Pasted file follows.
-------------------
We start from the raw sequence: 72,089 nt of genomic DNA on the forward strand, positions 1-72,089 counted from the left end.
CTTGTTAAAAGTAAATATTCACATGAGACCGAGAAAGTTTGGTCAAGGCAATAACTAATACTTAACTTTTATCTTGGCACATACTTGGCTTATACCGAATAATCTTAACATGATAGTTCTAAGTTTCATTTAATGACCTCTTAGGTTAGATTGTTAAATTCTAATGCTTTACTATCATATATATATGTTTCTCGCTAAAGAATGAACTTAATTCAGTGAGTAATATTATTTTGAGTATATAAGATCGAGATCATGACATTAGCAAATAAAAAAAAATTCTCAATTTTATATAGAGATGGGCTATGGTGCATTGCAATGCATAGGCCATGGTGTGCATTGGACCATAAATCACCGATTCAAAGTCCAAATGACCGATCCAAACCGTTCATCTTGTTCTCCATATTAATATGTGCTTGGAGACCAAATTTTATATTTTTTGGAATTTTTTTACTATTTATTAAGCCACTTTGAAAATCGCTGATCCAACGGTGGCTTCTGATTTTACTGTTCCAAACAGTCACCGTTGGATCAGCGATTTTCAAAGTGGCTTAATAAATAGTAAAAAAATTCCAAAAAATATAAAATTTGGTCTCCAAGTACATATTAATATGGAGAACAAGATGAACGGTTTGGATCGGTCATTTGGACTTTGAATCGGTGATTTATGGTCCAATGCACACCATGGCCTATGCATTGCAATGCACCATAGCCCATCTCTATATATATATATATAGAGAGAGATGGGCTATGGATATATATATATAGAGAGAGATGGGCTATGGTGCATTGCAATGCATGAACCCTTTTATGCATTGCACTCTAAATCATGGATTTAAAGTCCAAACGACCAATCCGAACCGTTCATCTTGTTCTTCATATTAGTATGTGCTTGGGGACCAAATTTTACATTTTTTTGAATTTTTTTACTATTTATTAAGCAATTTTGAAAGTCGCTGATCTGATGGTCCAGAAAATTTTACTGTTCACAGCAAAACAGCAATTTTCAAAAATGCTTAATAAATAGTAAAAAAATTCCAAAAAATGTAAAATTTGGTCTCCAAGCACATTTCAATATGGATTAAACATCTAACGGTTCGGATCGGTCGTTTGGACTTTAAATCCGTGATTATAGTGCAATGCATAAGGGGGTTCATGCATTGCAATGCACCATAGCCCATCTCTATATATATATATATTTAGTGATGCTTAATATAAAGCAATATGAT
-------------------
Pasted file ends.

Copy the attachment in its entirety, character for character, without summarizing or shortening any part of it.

We start from the raw sequence: 72,089 nt of genomic DNA on the forward strand, positions 1-72,089 counted from the left end.
CTTGTTAAAAGTAAATATTCACATGAGACCGAGAAAGTTTGGTCAAGGCAATAACTAATACTTAACTTTTATCTTGGCACATACTTGGCTTATACCGAATAATCTTAACATGATAGTTCTAAGTTTCATTTAATGACCTCTTAGGTTAGATTGTTAAATTCTAATGCTTTACTATCATATATATATGTTTCTCGCTAAAGAATGAACTTAATTCAGTGAGTAATATTATTTTGAGTATATAAGATCGAGATCATGACATTAGCAAATAAAAAAAAATTCTCAATTTTATATAGAGATGGGCTATGGTGCATTGCAATGCATAGGCCATGGTGTGCATTGGACCATAAATCACCGATTCAAAGTCCAAATGACCGATCCAAACCGTTCATCTTGTTCTCCATATTAATATGTGCTTGGAGACCAAATTTTATATTTTTTGGAATTTTTTTACTATTTATTAAGCCACTTTGAAAATCGCTGATCCAACGGTGGCTTCTGATTTTACTGTTCCAAACAGTCACCGTTGGATCAGCGATTTTCAAAGTGGCTTAATAAATAGTAAAAAAATTCCAAAAAATATAAAATTTGGTCTCCAAGTACATATTAATATGGAGAACAAGATGAACGGTTTGGATCGGTCATTTGGACTTTGAATCGGTGATTTATGGTCCAATGCACACCATGGCCTATGCATTGCAATGCACCATAGCCCATCTCTATATATATATATATAGAGAGAGATGGGCTATGGATATATATATATAGAGAGAGATGGGCTATGGTGCATTGCAATGCATGAACCCTTTTATGCATTGCACTCTAAATCATGGATTTAAAGTCCAAACGACCAATCCGAACCGTTCATCTTGTTCTTCATATTAGTATGTGCTTGGGGACCAAATTTTACATTTTTTTGAATTTTTTTACTATTTATTAAGCAATTTTGAAAGTCGCTGATCTGATGGTCCAGAAAATTTTACTGTTCACAGCAAAACAGCAATTTTCAAAAATGCTTAATAAATAGTAAAAAAATTCCAAAAAATGTAAAATTTGGTCTCCAAGCACATTTCAATATGGATTAAACATCTAACGGTTCGGATCGGTCGTTTGGACTTTAAATCCGTGATTATAGTGCAATGCATAAGGGGGTTCATGCATTGCAATGCACCATAGCCCATCTCTATATATATATATATTTAGTGATGCTTAATATAAAGCAATATGAT